Understanding Typical Toddler Behaviors:
Crying when a parent leaves the room. Separation anxiety is a sign that your child understands that he is his own person separate from you. Because of the way a toddler’s brain functions, he believes that when you leave, you might not come back. Here are some strategies to make separations easier:
- Play “out-of-sight “ games such as peek-a-boo. Let your child watch as you disappear around a corner and reappear.
- Prepare your child for the separation by telling him that you are leaving and assuring him that you will return.
- Resist the temptation to “sneak out”. Sneaking out without letting your child know may result in a lack of trust in you.
- Encourage relationships between your child and other adults such as
- grandparents and family friends. This reminds him that when you are separated, there are other people who will take care of him.
Saying “NO!” when a toddler says, ”No!” he is signaling he understands he is an individual with his own wants and needs. Here are some things that you can do to experience “no” less often:
- Give simple choices instead of telling your toddler to clean his room, ask, “Would you like to pick up your blocks or your books first?”
- When giving choices, ask questions that have options rather than simple “yes” or “no” answers.
Saying “Me do it!” Your toddler wants to do things on his own. He will get frustrated if you try to take over. Often this will lead to a temper tantrum. He is not trying to be disrespectful; he is attempting to assert himself as an individual. What to do to avoid some frustrations:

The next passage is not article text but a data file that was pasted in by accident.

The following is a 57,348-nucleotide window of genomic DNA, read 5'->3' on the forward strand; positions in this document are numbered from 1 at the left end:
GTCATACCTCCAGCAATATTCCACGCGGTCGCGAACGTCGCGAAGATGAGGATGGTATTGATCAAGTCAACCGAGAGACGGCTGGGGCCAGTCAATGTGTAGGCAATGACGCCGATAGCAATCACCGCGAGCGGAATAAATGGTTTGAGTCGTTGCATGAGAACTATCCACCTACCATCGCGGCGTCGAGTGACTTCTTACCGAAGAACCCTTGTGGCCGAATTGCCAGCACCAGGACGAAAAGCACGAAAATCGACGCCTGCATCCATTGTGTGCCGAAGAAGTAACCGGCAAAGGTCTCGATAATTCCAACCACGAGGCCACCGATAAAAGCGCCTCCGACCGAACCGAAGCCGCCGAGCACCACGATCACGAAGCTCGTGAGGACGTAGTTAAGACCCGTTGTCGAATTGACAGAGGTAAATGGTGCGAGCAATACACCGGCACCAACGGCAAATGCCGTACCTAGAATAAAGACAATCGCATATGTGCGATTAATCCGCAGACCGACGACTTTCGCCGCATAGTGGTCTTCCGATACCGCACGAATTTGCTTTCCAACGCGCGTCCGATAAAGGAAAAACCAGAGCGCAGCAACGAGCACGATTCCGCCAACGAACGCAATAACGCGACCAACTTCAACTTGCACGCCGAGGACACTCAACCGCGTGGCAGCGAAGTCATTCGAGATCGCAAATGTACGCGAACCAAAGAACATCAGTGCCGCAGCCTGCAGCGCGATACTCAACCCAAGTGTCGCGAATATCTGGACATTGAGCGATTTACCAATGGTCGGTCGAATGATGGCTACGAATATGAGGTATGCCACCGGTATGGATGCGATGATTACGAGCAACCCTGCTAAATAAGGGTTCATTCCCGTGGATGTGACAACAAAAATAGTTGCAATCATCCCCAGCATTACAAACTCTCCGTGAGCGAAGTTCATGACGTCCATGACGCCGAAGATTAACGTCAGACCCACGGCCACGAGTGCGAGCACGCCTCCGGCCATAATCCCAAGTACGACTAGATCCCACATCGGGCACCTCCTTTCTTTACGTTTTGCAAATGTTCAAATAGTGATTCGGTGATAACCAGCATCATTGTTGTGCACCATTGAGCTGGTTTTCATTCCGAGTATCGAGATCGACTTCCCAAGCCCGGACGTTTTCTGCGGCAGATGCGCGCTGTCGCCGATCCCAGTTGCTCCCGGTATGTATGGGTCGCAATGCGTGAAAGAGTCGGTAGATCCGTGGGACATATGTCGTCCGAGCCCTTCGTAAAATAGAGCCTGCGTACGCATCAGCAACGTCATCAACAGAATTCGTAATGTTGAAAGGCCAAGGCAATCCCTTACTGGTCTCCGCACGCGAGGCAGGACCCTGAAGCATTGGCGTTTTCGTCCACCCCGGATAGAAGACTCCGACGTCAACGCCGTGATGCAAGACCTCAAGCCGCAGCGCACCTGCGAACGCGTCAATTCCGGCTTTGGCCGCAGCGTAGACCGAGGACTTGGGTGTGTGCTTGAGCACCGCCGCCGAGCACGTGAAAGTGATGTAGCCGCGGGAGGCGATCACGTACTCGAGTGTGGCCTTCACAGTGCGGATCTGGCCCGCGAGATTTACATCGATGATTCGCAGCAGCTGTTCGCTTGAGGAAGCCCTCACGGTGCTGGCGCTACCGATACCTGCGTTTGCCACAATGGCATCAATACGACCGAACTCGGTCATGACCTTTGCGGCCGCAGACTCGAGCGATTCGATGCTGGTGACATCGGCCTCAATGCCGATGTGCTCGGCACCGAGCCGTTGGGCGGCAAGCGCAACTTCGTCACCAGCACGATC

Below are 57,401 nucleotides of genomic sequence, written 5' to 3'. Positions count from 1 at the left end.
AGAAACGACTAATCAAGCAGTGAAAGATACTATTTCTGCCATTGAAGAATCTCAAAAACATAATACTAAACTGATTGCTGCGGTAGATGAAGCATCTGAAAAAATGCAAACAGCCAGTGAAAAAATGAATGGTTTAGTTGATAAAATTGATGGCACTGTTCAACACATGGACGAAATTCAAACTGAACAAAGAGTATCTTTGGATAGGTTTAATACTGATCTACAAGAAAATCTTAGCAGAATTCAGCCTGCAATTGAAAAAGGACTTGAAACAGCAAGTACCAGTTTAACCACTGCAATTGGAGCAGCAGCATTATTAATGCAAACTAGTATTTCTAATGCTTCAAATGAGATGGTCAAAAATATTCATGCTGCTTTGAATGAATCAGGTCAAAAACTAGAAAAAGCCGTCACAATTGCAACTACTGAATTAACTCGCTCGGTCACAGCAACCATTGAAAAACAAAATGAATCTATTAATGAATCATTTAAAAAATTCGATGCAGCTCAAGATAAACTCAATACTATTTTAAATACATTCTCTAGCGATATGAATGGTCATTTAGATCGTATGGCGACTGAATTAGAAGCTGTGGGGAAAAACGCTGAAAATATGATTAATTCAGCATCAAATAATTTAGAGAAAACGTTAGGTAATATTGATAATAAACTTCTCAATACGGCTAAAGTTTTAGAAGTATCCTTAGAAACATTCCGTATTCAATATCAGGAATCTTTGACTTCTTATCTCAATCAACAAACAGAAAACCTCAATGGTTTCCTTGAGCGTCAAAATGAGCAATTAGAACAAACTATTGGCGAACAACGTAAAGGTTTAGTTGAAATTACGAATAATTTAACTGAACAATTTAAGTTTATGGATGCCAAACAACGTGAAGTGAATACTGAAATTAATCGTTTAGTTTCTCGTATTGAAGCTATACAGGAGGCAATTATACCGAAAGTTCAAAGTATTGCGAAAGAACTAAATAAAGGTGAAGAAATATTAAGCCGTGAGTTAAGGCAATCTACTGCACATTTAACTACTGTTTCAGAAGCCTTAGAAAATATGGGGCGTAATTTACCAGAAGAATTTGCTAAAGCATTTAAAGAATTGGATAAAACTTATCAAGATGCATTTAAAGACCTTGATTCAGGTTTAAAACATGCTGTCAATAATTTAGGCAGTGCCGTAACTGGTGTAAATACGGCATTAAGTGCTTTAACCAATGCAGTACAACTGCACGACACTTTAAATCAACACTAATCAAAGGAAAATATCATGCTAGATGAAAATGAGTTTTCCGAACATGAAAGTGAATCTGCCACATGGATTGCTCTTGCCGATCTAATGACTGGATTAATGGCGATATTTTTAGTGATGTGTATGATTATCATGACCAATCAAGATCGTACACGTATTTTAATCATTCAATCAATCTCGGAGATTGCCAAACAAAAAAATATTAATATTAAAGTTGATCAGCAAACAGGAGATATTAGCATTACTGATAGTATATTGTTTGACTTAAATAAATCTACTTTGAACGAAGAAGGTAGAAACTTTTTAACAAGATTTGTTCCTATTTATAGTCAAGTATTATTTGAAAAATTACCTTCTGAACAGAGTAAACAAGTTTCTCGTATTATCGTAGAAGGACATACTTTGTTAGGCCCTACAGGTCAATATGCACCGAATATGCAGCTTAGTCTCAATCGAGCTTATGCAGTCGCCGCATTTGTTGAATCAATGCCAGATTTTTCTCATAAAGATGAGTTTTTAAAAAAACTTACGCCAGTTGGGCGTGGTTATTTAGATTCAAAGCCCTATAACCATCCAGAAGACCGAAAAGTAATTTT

- Resist the temptation to do things for your toddler in order to save time.
- Allow a little extra time for getting dressed.
- When frustration arises, gently offer helpful suggestions such as, “Try sitting down to put on your pants.”
- Place toy shelves close to the ground for easy access and easy clean up.
- Use child-size utensils to aid in self feeding.
- Offer child-size tools to help in chores.
Demanding to make his own decisions. Making his own choices gives your toddler a feeling of confidence and true independence. Some simple choices that you can allow your toddler to make could include:
- Would you like to wear the red outfit or the blue one?
- Do you want eggs or cereal for breakfast?
- Do you want to brush your teeth before or after your bath?
- Create a safe environment to explore. “Toddler proof” your home. Put tempting breakables out of reach, cover electrical sockets, and utilize baby gates for spaces that are off limits.
- Set simple, age appropriate limits and consistently enforce them.
- Provide books and toys that build independence.
- Avoid power struggles.
- Keep a sense of humor and be flexible.
- How you say it is key! Say, “I like it when you...,” rather than “Don’t ...” Your toddler will likely be less resistive!
- Praise your child’s independence.
Utilizing these helpful hints and understanding typical toddler behaviors will allow you to help your toddler ease into independence and grow into his own person.